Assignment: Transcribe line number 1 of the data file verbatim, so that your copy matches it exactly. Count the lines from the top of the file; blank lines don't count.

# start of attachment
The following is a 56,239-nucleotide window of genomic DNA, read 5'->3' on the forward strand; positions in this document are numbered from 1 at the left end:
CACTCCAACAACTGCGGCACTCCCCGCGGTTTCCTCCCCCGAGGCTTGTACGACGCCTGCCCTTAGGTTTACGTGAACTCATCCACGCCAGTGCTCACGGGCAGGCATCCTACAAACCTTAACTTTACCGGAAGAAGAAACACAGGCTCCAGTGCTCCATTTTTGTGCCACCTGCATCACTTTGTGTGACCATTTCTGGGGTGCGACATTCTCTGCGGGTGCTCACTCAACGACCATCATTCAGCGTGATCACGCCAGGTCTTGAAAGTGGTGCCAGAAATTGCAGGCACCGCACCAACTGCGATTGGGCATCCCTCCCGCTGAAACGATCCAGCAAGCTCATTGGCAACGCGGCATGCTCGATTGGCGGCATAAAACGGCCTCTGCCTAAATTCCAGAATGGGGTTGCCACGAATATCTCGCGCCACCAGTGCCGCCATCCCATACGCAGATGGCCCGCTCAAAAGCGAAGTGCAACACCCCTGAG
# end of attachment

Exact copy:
The following is a 56,239-nucleotide window of genomic DNA, read 5'->3' on the forward strand; positions in this document are numbered from 1 at the left end: